By Dave Brown — Exclusive to Lithium Investing News
The International Energy Agency recently released its 2012 Tracking Clean Energy Progress report, which measures global growth in energy efficiency and advancing clean energy technologies. Combined national targets for electric vehicle adoption have been estimated at 20 million vehicles on the road by 2020; however, the report highlights that significant action will be required if this ambitious objective is to be achieved. Further analysis indicates that clean energy technologies, from electric vehicles to smart grid, can mitigate global warming impacts.
Setting high expectations
The report acknowledges that individual governments have set strong targets for electric vehicle deployment in the 2015 to 2020 timeframe; however, it cautions that to reach these targets sales must nearly double each year between 2012 and 2020, costs must decline, infrastructure must be developed, and consumer choice and confidence will require stimulus.
Lithium battery costs
While noting that lithium battery costs are often cited as a primary challenge for electric vehicle competitiveness with standard gasoline cars, the report recognizes that forecasting future battery costs is difficult. The Department of Energy has set aggressive targets for lithium battery advancement, establishing a cost target of $300/kWh by 2015. If technological improvements continue at the growth rate indicated in this report, the authors believe that future advancements could achieve $325/kWh or less by 2020. This amount could be sufficient to bring electric vehicles relatively close to cost competitiveness with vehicles with internal combustion engines.
Defining the targets for electric vehicle adoption: consumer vs. commercial
An earlier report from IBM indicates that for US consumers vehicle price may be the greatest driver for adopting electric vehicles. Fleet managers in the US have increasingly been considering electric vehicles to help manage fuel cost inflation in addition to emission reduction. Commercial demands will be looking beyond the higher initial purchase price. These fleet managers may focus on the total cost of ownership for the vehicle, including fuel and service costs, as well as corporate sustainability aspects. Electric vehicles will serve a function for delivery services, as predictable delivery schedules and routes make costs easier to forecast and charging easier to manage.
An incremental transition
In an interview with Lithium Investing News, Paul Scott, a Director at Plug in America, explained the progressive developments, commenting, “we are seeing the beginning of what will ultimately be a near complete transition in the energy that moves our personal transportation. Hundreds of billions of dollars are spent on petroleum for cars, trucks, and SUVs every year in the United States alone. As more vehicles are sold that use electricity, this flow of money to the oil industry will gradually subside at first, but the rate will accelerate once the OEMs [original equipment manufacturers] start building millions of plug-in cars.”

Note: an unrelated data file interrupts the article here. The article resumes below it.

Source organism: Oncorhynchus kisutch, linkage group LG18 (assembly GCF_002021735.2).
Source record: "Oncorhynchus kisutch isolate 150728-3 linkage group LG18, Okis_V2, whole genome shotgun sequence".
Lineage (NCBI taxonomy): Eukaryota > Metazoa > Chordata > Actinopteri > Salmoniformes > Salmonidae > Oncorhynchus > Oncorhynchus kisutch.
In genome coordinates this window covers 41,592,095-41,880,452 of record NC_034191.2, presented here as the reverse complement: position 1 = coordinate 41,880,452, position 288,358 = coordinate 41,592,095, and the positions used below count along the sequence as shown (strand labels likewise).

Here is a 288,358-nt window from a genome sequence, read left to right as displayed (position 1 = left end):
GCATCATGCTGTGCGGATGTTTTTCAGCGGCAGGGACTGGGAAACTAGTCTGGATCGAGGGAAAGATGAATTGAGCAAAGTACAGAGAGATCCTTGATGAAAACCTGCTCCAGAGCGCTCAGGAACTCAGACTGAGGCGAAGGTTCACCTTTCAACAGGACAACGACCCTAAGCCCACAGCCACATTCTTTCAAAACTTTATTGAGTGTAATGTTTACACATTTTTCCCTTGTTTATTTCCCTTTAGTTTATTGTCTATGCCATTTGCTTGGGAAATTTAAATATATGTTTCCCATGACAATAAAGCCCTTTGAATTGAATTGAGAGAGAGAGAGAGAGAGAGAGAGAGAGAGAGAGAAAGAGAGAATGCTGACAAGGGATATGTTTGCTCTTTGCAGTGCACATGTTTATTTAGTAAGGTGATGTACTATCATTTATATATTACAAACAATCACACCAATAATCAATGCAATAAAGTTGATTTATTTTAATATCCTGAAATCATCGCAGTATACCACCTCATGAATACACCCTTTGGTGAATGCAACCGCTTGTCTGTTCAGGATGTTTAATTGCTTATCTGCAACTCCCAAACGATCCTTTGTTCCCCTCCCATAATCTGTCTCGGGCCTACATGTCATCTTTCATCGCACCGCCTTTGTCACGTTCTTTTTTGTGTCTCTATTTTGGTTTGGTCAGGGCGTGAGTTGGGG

Ultimately, Scott believes that perception and market sentiment will play a critical role, explaining, “the rate of adoption will depend on the relative costs of the vehicles in the consumers’ minds. This will be a combined effort of the rising oil prices, either through taxation or peak oil/Mideast disruption, and lower battery costs. Much more work needs to be done in the battery and ultracapacitor sectors.”
Implications for lithium production and exploration companies
The overall context of the report provides support for critical additional research and development of lithium battery technologies as well as marketing for the adoption of electric vehicle architecture. In terms of research and development investment, commitments from China, Germany, and the US have the potential to advance progress for lithium battery chemistries and designs. Whether electric vehicle sales are driven by individual consumers or by commercial interests, positive global initiatives appear to be directed towards similar goals. International government aims and policy objectives provide energy implications that should directly support demand for lithium products. Higher prices for lithium would mean additional capital invested in bringing new lithium projects into production.
Securities Disclosure: I, Dave Brown, hold no direct investment interest in any company mentioned in this article.